In this same series, it appeared that patients with mutations in TSC1 (hereafter denoted “TSC1 disease” and distinguished from “TSC2 disease”) had less mental retardation on average than patients with TSC2 disease. To avoid bias, the analysis was restricted to sporadic patients only, and 59 (67%) of 88 patients with sporadic TSC2 had mental retardation, compared with 4 (32%) of 13 patients with TSC1 disease (P=.0145, Fisher's exact test; Jones et al. 1999). However, this has not been seen uniformly (Kwiatkowska et al. 1998; Niida et al. 1999; van Slegtenhorst et al. 1999), and no study has examined the influence of TSC1 disease versus TSC2 disease on the myriad other clinical features of TSC.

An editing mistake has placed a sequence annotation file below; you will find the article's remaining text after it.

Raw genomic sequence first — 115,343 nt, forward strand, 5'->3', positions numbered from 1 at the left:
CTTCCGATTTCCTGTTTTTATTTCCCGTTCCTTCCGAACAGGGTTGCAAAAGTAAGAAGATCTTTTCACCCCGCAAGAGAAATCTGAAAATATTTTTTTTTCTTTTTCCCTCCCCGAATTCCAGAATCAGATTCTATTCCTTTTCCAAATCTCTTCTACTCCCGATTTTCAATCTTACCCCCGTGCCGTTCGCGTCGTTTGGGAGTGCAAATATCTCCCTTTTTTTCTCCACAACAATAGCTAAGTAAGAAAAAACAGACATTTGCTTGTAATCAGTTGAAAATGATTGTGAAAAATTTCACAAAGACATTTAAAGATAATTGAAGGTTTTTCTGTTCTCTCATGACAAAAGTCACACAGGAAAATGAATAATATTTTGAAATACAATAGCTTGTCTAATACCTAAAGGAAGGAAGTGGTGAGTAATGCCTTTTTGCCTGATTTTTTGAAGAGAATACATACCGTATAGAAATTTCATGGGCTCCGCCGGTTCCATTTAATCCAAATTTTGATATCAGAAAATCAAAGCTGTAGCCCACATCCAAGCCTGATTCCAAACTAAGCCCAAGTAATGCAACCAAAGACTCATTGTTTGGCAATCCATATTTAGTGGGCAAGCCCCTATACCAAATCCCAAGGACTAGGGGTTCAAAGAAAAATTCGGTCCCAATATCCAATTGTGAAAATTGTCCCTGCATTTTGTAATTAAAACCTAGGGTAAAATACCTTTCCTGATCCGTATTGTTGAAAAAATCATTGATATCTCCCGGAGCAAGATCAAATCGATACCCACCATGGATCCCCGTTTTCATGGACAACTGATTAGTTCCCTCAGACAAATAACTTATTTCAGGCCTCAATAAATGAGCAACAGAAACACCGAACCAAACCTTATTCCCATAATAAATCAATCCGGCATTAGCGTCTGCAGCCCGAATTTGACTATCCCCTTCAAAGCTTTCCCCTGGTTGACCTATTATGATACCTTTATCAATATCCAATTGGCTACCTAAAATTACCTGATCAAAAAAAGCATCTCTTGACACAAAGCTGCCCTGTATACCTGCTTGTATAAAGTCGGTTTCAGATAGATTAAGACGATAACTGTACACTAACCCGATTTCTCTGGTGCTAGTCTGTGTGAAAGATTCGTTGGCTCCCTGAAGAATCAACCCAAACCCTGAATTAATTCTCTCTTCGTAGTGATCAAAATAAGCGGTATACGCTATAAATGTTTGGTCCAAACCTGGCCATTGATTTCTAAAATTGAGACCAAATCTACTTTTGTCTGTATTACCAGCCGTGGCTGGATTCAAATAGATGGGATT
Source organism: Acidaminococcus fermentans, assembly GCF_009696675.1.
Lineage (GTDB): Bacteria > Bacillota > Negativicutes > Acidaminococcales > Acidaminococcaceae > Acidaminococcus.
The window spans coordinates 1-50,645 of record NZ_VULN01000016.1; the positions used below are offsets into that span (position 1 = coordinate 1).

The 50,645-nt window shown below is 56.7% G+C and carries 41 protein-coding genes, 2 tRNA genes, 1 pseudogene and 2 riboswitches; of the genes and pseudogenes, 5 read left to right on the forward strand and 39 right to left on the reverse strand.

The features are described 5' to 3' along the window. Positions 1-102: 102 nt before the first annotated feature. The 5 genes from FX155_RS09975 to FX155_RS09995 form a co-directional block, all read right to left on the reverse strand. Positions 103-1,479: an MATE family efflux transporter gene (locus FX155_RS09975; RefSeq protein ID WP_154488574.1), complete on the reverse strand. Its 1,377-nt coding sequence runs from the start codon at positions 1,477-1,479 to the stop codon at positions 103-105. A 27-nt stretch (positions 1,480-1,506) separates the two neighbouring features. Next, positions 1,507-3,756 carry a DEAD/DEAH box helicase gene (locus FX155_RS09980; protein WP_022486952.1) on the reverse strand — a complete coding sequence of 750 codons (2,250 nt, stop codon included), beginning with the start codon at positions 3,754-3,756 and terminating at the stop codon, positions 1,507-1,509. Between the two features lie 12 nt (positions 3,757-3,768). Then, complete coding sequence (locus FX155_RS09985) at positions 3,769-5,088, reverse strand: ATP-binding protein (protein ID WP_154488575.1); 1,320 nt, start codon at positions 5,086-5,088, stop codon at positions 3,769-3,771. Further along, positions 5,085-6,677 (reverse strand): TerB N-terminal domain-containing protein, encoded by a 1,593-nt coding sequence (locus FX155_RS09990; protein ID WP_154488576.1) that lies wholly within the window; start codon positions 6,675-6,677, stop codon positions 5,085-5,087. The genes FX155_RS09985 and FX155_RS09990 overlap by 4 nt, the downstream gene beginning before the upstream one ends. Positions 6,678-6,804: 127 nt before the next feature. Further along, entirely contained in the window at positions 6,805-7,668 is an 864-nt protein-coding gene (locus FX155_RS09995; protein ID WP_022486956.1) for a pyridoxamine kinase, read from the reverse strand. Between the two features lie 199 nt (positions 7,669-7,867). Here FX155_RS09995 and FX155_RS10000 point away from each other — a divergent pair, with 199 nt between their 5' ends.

Here we present an analysis of 224 unselected and sequentially ascertained patients with TSC, derived largely from pediatric neurology practices in three separate geographic locations. We have developed a combination of efficient methods to comprehensively identify mutations in TSC1 and TSC2. A clinical instrument for recording clinical data on patients with TSC was also developed and applied at each center. These methods have yielded both a very high detection rate of mutations in TSC1 and TSC2 in these unselected patients (83% overall) and significant new information on the difference in phenotype between patients with TSC1 and TSC2 disease.

Subjects and Methods

Patients and Clinical Assessment